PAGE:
Now, this is Steve’s second Winter at large, and I have no idea where he hid out during bad weather last year, but he made it through so I know he is one tough hombre. But still, I can not abide seeing seeing a cat like this. As soon as the snow melted (which was practically the next day), I fixed his lean-to: I made it smaller (to better trap his body heat) and enclosed that back end, where the snow was blowing in, and I added another layer of plexiglass to his lean-to. Steve appreciates the transparency.
Better still, I re-vamped one of the “cubbies” that I keep in the garage:
It’s a never-used covered litter pan with an extra large-size top on it (for better insulation), stuffed with straw. So when it began to snow on Tuesday morning. . .
. . . I trotted out to the garage to make sure everything was warm and cozy:
I’m happy to say that Steve spends almost every night in this cubby. As long as I keep my distance, that is, go no further than the doorway to the garage, I can call Good-night to him from a car-length away and he’ll blink and chirp back a faintly cranky “Nighty-nite” to me.
Speaking as a Capricorn, seeing this kitty face on a cold Winter night is about as happy as I get.
But I can get positively giddy reading your Comments, Dear Readers — Vicki in Michigan, Deb Mattin in New Hampshire, Thea in the Republic of California, and Kirra in Oz — all who marched for the cause last week: You light up my day! And all of us who were there in spirit, and who, like Becky, needle our lazy ass, conformist, shit-eating careerist representatives in congress to Man Up against Der Drumpf, I cannot tell you how much you give me hope that America is redeemable. Which I forget on a daily basis.
Note to all our Dear Readers from the midwest, including Indiana, the land of “nice”: On January 30 New Yoker Josh Sternberg helped put the call out, via Twitter, on January 30, for a protest to be held the next day at the Brooklyn home of Senate Minority Leader and New York Senator Chuck Schemer, to object to Mr. Schumer’s collaboration with the Republicans. And what might this platform for civic participation be called?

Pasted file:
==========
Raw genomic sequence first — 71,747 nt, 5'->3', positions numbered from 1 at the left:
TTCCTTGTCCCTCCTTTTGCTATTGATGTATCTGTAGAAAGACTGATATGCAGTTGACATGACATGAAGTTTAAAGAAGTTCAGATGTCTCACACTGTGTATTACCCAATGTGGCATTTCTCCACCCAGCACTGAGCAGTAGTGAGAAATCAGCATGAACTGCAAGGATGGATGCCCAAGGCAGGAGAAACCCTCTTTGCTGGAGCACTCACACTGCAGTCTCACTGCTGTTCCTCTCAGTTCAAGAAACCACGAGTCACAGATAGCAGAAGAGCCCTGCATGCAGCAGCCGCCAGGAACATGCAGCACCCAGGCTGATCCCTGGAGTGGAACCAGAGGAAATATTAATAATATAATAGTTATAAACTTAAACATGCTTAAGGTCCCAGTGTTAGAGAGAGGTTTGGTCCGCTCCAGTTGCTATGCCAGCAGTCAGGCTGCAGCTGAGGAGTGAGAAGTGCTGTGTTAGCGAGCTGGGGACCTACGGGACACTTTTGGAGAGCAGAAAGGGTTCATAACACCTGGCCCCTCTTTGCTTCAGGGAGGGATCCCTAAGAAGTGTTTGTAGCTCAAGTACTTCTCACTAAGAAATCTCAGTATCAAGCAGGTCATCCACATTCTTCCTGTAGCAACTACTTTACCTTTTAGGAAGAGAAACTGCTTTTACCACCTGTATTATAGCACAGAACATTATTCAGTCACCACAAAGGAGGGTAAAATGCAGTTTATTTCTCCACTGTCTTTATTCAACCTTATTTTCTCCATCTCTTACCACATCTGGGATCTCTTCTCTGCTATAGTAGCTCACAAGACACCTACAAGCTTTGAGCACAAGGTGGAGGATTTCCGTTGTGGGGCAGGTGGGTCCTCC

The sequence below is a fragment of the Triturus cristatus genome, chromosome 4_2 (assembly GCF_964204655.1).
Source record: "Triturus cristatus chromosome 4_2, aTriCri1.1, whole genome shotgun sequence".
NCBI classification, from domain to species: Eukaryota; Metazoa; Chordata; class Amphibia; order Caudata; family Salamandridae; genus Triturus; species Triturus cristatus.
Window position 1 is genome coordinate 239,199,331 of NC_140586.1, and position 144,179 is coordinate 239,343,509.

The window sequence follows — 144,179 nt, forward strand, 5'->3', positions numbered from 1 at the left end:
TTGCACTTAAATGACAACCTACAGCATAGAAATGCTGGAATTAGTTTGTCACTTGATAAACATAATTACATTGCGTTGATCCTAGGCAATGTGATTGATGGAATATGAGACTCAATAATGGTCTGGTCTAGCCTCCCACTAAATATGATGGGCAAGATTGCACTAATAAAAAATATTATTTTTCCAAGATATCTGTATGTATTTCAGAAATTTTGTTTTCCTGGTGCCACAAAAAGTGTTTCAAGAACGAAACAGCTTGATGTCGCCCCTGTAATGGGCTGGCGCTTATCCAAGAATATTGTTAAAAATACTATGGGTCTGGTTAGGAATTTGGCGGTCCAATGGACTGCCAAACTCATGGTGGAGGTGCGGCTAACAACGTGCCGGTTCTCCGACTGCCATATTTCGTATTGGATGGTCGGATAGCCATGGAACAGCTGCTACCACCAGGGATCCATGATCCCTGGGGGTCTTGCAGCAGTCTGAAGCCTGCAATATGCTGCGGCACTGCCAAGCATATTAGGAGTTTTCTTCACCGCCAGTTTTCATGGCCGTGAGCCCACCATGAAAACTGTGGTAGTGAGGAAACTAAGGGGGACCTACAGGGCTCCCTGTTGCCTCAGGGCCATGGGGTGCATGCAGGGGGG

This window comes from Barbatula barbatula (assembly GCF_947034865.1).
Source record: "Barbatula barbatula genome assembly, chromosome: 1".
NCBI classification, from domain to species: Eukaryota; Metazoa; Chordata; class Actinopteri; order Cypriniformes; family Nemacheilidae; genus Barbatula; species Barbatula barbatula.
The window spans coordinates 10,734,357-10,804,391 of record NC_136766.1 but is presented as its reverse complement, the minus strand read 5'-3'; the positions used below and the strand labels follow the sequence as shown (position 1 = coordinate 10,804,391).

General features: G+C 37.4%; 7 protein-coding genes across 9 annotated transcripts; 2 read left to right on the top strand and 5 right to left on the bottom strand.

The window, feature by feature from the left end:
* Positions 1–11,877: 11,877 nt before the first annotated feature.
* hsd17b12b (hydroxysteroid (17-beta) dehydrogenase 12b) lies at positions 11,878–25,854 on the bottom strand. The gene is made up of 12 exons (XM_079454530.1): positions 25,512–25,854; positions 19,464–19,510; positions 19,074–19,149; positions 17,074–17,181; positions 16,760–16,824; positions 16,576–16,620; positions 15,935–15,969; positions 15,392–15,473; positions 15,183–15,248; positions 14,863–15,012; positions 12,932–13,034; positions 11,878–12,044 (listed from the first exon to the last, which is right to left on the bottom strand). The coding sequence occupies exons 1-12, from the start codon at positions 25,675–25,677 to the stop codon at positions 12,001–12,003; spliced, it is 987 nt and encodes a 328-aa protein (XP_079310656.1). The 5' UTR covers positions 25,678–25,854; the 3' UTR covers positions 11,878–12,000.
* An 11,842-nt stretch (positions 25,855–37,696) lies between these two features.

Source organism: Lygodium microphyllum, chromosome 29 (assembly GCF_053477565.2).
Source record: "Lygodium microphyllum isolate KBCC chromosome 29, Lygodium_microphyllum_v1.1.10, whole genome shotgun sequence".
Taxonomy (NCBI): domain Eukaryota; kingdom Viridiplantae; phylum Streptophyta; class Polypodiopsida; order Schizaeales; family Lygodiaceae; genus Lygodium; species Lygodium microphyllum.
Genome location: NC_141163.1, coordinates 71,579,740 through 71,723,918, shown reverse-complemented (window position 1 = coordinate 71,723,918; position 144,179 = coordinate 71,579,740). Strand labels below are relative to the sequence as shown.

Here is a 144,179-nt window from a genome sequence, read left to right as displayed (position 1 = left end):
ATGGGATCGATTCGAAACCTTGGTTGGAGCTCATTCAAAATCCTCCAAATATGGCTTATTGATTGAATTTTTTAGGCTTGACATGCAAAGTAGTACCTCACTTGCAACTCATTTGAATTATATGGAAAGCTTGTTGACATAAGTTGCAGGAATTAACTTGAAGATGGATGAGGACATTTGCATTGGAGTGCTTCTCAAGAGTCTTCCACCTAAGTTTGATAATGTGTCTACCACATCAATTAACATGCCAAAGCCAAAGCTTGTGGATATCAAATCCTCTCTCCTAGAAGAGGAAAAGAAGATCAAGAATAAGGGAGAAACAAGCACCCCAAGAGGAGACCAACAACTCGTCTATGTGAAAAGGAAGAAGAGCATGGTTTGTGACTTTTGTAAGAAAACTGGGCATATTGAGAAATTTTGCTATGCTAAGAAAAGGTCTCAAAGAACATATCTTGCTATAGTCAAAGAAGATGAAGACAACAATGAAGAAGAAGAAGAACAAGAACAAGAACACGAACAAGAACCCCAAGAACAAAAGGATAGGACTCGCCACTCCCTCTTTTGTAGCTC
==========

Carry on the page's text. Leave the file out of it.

“What the Fuck Chuck” rally in Park Slope tomorrow. Bring your kids. Should be a blast!
Yeah, that’s what New Yorkers call “nice”. And so, three thousand people showed up to urge Mr. Schumer to get some balls and put up a fight against Der Drumpf and his half-wit supporters.
Somebody say Amen.
Now that I feel my blood boiling and my stomach is churning with pure hatred for those who want to revive the ghost of Antonin Scalia, let’s back away from the politics and resume our meander in the tributaries of my stream on consciousness. Relax. Calm down. Think good thoughts about a kitty cat. Let’s dip our toes back into the La La Land of Yours Truly:
Do you remember how I mentioned that us Capricorns are ambitious? Oh? Did I forget to mention that? Well, we are very ambitious folk, us Capricorns. And exactly how does that pertain to watercolor painting?
Here’s the answer:
I am inspired by these beautiful blue tones of late afternoon. So next week we are going to paint something that I’ve never tired: Monochrome. I’m going to paint a Winter scene in one color — shades of blue. Can I pull it off?
I honestly don’t know. But meet me here next Friday, and we’ll watch me paint on the verge of disaster.
OR, you can meet me in Boyleston, Massachusetts! I’ll be at the Tower Hill Botanic Garden on Sunday, Feb. 12, from 1 – 2 PM. I’m going to talk about how I blew up the garden-writing genre, exploded all its cliches and predictable sentimentality, when I wrote Gardens of Awe and Folly; and how a dedicated non-gardner such as myself pulled off such a feat — a ridiculous achievement matched only by my entire publishing career, which is pretty much a scam (as I am eminently unqualified to be a writer/illustrator at all).
I hope to see you there!
*** Me? A music lover? I detest background music and my favorite song in the world (for the record, it’s My Ever-changing Moods by The Style Council) is something that I can listen to only once every other year, so that I don’t get bored with it. Because I do get soooo bored with noise.
As for fun: I’m heavily into self-medication.
I have the palate of a six year old.
My dearest hope for this precious planet is that people die out and leave it the hell alone.
Wait. This a too down-beat ending of our weekly visit. So here’s some pix of Taffy, frolicking in his Winter Garden:
That cat surely does have exquisite taste in dirt.
Have a great weekend, everyone.